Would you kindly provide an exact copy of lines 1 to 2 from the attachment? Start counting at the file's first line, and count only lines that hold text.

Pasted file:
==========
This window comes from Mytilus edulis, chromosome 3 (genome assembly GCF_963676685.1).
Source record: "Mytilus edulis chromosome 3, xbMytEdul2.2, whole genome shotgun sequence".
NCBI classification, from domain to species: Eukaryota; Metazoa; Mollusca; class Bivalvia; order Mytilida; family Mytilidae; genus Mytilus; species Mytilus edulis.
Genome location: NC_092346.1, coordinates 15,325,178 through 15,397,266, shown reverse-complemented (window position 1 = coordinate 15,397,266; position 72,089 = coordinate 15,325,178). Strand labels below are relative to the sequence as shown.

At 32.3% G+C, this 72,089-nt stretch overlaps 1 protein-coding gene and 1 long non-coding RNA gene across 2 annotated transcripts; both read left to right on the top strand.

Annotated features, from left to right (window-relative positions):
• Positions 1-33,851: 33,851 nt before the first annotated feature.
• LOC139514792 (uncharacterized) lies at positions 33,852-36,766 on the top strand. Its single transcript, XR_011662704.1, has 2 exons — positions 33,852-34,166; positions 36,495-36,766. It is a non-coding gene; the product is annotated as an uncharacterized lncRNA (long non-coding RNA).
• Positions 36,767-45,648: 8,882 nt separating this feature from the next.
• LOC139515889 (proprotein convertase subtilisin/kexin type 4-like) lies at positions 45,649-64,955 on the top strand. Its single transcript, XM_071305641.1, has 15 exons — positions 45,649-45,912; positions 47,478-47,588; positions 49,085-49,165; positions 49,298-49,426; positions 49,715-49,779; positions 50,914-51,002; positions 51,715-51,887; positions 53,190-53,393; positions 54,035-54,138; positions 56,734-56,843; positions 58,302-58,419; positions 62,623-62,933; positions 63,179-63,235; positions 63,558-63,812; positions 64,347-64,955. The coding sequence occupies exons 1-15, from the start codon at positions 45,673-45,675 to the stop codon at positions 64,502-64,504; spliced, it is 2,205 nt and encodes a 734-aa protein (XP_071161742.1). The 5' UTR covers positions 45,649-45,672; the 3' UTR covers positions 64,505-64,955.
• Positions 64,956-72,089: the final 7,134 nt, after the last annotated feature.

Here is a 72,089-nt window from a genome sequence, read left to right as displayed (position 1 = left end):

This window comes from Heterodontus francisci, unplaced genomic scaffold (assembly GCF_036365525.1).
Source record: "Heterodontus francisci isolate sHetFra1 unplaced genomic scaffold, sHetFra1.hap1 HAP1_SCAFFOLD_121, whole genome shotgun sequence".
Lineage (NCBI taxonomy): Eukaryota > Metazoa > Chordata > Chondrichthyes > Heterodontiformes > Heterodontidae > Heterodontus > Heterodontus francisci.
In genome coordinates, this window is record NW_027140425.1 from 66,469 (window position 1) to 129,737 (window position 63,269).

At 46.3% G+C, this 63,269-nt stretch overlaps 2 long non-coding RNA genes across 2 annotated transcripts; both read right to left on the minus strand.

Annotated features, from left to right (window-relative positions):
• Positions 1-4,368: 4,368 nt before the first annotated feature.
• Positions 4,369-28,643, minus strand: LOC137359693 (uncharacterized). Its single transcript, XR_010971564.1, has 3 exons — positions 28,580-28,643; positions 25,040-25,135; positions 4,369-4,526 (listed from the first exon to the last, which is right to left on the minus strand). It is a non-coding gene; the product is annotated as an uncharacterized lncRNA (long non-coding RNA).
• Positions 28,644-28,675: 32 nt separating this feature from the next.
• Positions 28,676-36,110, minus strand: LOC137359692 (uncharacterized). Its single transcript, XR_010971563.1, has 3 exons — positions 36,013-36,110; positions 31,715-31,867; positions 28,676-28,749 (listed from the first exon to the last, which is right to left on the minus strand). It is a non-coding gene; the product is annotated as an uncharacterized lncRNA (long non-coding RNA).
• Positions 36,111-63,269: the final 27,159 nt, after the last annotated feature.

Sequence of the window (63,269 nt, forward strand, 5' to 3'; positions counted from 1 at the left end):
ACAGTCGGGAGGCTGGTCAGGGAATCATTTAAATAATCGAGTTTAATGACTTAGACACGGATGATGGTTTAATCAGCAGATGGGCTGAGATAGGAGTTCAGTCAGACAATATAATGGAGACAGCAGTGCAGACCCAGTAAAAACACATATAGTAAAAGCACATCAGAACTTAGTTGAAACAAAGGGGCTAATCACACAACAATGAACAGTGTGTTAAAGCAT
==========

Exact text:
This window comes from Mytilus edulis, chromosome 3 (genome assembly GCF_963676685.1).
Source record: "Mytilus edulis chromosome 3, xbMytEdul2.2, whole genome shotgun sequence".